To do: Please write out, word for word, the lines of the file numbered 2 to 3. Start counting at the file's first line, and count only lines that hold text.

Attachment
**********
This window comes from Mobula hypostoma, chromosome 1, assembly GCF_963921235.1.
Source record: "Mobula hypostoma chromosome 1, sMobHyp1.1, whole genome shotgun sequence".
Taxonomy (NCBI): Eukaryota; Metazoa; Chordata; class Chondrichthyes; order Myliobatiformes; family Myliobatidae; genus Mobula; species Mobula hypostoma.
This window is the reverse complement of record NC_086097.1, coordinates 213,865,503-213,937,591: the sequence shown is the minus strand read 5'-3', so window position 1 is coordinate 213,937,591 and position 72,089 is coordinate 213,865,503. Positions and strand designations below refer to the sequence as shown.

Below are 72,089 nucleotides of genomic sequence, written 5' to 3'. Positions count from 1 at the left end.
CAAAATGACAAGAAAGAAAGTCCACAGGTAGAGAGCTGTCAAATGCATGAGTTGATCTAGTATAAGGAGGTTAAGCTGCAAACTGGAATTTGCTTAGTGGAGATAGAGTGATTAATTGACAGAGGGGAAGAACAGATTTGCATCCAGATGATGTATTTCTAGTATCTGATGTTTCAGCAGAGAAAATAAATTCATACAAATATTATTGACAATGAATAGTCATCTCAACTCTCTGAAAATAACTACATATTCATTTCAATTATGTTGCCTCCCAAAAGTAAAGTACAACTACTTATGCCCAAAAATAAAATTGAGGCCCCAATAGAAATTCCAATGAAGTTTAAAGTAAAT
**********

Source record: "Mobula hypostoma chromosome 1, sMobHyp1.1, whole genome shotgun sequence".
Taxonomy (NCBI): Eukaryota; Metazoa; Chordata; class Chondrichthyes; order Myliobatiformes; family Myliobatidae; genus Mobula; species Mobula hypostoma.